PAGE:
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The surface electron-phonon interaction at conducting surfaces measured with He atom scattering

Giorgio Benedek, Donostia International Physics Center (DIPC) and Dept. of Materials Science, Università di Milano-Bicocca

May 19th, 2022, 12:00 CEST

The development of supersonic monochromatic (DE < 0.5 meV) He-atom scattering (HAS) and 3He spin-echo (3He-SE, DE < 0.5 meV) spectrometers has paved the way to high-resolution momentum-resolved spectroscopy of surface dynamics on the atomic scale [1]. Unlike thermal neutrons and X-rays, in HAS atoms at thermal energy only tickle the surface, ~0.3 nm away from the first atomic plane, and exchange energy and momentum with the solid atoms only via the interposed electrons. Thus, phonons are detected via the electron-phonon (e-ph) interaction, and not just at the surface, but possibly as deep beneath the surface as the range of that interaction. This sort of quantum sonar allows for the direct measurement of the e-ph coupling strength for each individual phonon (mode-l spectroscopy), and for ultimately knowing which phonons support phonon-mediated pairing in 2D-superconductors [2]. Moreover, the linear decrease with temperature of the Debye-Waller (DW) exponent for HAS (or 3He-SE) from a conducting surface presently allows for a direct measurement of the e-ph mass-enhancement factor l [3]. In particular, much can be learnt with HAS and 3He-SE about the e-ph coupling as function of the dimensionality and in 2D topological superconductors, as it is shown with a few recent examples [4-6]. When deviations from linearity of the DW exponent can be resolved, it is here suggested that the specific e-ph contributions to lof acoustic and optical phonons can be singled out. It is finally shown that surface electrons, when hit by a He atom, may however retain the received energy and momentum, rather than delivering them to phonons. Thus, HAS also qualifies as a possible probe of surface electron collective excitations in the THz domain [7].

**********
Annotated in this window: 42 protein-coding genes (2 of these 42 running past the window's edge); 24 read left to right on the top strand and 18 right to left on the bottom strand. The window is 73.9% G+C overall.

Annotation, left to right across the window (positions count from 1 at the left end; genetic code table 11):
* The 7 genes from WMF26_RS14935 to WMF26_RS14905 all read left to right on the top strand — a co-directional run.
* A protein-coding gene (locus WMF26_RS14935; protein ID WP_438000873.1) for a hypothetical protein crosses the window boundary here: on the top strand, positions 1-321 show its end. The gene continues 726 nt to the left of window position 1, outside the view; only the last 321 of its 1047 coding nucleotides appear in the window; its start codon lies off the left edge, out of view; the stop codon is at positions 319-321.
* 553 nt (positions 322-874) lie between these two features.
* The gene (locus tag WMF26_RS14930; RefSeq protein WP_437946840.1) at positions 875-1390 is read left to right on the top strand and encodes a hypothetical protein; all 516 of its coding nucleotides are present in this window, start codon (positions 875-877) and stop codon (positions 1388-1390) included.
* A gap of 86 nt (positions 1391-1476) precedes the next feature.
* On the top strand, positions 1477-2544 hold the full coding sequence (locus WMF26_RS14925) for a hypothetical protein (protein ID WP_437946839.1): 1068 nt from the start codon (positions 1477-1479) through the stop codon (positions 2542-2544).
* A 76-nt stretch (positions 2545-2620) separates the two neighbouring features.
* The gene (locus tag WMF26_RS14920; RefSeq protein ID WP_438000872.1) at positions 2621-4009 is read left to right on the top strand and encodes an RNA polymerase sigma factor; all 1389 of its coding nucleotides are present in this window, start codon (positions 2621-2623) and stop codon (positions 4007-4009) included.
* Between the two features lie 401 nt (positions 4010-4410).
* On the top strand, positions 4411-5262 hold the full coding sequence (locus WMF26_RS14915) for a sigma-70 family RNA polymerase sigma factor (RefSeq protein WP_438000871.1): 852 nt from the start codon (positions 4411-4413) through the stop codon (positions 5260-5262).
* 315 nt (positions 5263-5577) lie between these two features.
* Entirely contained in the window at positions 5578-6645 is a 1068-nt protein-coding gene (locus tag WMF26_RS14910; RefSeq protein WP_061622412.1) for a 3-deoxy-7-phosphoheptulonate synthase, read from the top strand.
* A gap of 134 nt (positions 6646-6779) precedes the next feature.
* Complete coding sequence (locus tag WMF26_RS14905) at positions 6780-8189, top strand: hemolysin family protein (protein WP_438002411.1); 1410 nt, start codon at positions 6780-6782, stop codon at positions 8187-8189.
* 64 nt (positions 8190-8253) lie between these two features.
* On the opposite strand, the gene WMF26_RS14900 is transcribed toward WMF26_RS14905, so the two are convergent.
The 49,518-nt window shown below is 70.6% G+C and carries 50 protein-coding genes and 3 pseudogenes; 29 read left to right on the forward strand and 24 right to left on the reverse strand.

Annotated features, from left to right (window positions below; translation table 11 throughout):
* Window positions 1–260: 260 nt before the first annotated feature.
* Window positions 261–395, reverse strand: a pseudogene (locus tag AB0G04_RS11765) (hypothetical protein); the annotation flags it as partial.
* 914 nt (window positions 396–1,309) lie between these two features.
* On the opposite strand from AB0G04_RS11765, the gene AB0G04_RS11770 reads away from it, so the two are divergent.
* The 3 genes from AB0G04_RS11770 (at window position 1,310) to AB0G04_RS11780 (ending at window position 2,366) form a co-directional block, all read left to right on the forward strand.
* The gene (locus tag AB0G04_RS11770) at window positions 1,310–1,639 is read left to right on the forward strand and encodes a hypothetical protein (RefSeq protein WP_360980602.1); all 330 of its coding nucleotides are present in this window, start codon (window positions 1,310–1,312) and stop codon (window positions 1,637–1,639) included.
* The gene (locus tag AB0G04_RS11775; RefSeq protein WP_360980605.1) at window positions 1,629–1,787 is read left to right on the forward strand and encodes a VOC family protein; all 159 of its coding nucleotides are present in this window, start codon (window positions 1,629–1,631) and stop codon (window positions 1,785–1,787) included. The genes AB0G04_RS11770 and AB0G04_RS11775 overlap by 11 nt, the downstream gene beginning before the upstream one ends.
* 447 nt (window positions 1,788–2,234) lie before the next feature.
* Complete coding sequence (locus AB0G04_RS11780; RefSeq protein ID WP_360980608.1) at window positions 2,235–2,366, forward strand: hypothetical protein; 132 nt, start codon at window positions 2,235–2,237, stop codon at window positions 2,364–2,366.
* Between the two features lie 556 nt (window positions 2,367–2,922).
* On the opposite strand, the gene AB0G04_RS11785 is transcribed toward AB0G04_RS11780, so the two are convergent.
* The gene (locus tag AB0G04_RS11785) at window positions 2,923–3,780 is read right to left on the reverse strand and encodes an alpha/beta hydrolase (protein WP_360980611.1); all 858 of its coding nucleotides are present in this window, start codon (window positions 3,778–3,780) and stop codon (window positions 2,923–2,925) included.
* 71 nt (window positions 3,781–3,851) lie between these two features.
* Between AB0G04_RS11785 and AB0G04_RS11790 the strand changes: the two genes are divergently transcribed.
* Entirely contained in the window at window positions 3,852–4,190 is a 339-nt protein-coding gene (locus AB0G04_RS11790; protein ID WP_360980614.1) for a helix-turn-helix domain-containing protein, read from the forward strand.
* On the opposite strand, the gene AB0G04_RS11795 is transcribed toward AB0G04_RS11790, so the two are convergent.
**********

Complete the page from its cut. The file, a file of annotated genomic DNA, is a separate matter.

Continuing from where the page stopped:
[1] G. Benedek and J.P. Toennies, Atomic-Scale Dynamics at Surfaces (Springer, 2018).

[2] I. Yu. Sklyadneva, G. Benedek, E. V. Chulkov, P. M. Echenique, R. Heid, K.-P. Bohnen, and J. P. Toennies, Phys. Rev. Lett107, 095502 (2011).

[3] J. R. Manson, G. Benedek, S. Miret-Artés, Surface Science Reports (2022), https://doi.org/10.1016/j.surfrep.2022.100552.

[4] G. Benedek, J. R. Manson, and S. Miret-Artés, Adv. Materials 32, 2002072 (2020).

[5] G. Benedek, J. R. Manson, S. Miret-Artés, A. Ruckhofer, W. E. Ernst, A. Tamtögl, and J. P. Toennies, Condens. Matter 5, 79 (2020).

[6] G. Anemone, P. Casado Aguilar, M. Garnica, F. Calleja, A. Al Taleb, C.-N. Kuo, C. S. Lue, A. Politano, A. L. Vázquez de Parga, G. Benedek, D. Farías, and R. Miranda, npj 2D Materials and Applications 5, 25 (2021).

[7] G. Benedek, M. Bernasconi, D. Campi, I. V. Silkin, I. P. Chernov, V. M. Silkin, E. V. Chulkov, P. M. Echenique, J. P. Toennies, G. Anemone, A. Al Taleb, R. Miranda, and D. Farías, Sci. Rep. 11, 1506 (2021).